I started to notice advertisements for prescription drugs about 10 years ago. For the past several years their presence on billboards, TV commercials, endless glossy pages in magazines and in newspapers has become a ghastly epidemic itself. In some ads, the purpose of the drug or the symptoms it supposedly cures is not even mentioned. We simply see images of pretty people dancing through fields or contentedly tending to their families or work responsibilities suggesting that if we take these drugs, we can expect the same. Of course, the drug logo and name are prominently featured, and perhaps the drug company name. As always, we are told to “Ask your doctor if this drug is right for you.” Since when does the patient ask the doctor about the cure? Isn’t the doctor supposed to know what’s best for the patient? Why are so many billions of dollars being spent to urge us to use these prescription drugs as if they were items we could purchase off store shelves?
Auntie Jeanette (right), Michella and Asniv Der Torossian, 1985.
This question has churned in my mind for the past two years as the ad campaigns have escalated, despite cries from drug companies claiming that “The cost of research is enormous! Prescription drug prices reflect these high costs! Only American-sold drugs can be assured of full potency and purity!” One day it occurred to me that perhaps the reason why these products we cannot buy ourselves are so aggressively advertised to us, even with all their ugly, lethal side effects mentioned right alongside the pretty pictures, is simply to prepare us for future use. These advertisements familiarize us with the prescription name and implant a pleasant image in our brain of what this drug can supposedly do for us so that when our doctor suggests, “I’m going to put you on Xylocadabra,” we are primed and ready to accept his suggestion even though we have already been warned what the possible side effects might be. (Hint: Avoid future lawsuits.) All we remember is, “Looks familiar. Must be okay.”
People should be outraged that billions of dollars are spent on this transparent and manipulative attempt to “educate” the public instead of offering lower drug prices to those in need of the medicine their “elders” prescribe. Clearly, this type of advertising must create enormous profit for the drug companies or they would not continue to expand their campaigns.
Western medicine is almost miraculous in its ability to treat trauma and surgically repair some damaged body parts, although even Superman Christopher Reeve could not be saved. Daily wellness care to keep your body as healthy as possible is the responsibility and privilege of each individual. Holistic healthcare offers many pathways toward this healthy goal: cooking and diet, mind and body stress reduction therapies, understanding and using the body’s natural healing energies (chi and prana) for better health, and providing overall lifestyle education. Much of this information has been handed down through generations of elders from cultures around the world. It is available to us if we choose to seek it out.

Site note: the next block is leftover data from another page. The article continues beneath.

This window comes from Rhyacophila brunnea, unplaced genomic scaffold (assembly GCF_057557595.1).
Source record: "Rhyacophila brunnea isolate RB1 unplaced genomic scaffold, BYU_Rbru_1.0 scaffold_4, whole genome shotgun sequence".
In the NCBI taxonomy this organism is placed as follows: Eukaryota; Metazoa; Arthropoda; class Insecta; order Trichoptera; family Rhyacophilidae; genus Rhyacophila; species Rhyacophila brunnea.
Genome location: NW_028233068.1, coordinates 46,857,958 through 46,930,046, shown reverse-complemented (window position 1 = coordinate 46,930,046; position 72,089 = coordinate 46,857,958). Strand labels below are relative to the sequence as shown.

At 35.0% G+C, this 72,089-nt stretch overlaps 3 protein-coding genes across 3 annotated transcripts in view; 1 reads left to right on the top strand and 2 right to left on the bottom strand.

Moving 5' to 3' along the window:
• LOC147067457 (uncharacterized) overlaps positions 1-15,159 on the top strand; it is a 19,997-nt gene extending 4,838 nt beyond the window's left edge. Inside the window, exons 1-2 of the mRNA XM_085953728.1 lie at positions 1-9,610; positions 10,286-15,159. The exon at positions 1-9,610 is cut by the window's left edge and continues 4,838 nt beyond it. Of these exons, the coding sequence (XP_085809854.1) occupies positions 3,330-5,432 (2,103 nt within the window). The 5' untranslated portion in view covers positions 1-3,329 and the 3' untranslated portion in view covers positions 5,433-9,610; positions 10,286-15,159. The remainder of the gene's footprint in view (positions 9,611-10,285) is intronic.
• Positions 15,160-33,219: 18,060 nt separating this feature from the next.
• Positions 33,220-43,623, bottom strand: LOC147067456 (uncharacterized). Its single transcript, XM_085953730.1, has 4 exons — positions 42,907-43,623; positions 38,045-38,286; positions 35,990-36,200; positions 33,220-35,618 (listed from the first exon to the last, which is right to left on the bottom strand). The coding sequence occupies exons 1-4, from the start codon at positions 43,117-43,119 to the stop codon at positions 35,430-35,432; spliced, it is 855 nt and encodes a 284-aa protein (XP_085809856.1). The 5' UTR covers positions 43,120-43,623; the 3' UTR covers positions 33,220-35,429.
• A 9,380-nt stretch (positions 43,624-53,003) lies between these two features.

My dearly departed “Auntie” Jeanette Sisoian of Whitinsville, MA (1916-1989), once shared with me her wisdom on how to care for a childhood earache. My 6-month-old daughter, Michella, was on her third round of antibiotics in just under two months with a recurrent ear infection and I was fretting.
“Did you try a saltbag yet?” asked Auntie Jeanette.
“What’s a saltbag?” I asked? She was amazed I had never used a saltbag!
“Sew up a little pillow on the sewing machine about five to six inches square or a rectangle. Use a soft cotton, but one that’s strong and doesn’t hold the damp. Fill the bag with salt so it’s not too hard because the baby’s ear is going to be lying on it. Then heat it up in the toaster oven when she’s ready to go down for a nap and make sure it’s not too hot. Put the saltbag under her ear because the salt ‘draws.’ After an hour or so, heat the saltbag up again and turn her head so you get the other side. Anytime she even starts to get the sniffles and especially when she has a cold, use the saltbag when she sleeps.”
So I made the saltbag that day and started using it preventively. Michella never had another ear infection again. We went through many saltbags over the years due to spills and scorchings and bags on fire in the toaster oven (that was before the days of microwaves), and eventually discovered that the saltbag was good not only for earaches, but aches and pains of just about any kind at any age. And for this we say, “Thank you, Auntie Jeanette,” and to our elders everywhere, thank you for your presence, your wisdom of experience and your love.
Carol Bedrosian is publisher and editor of Spirit of Change.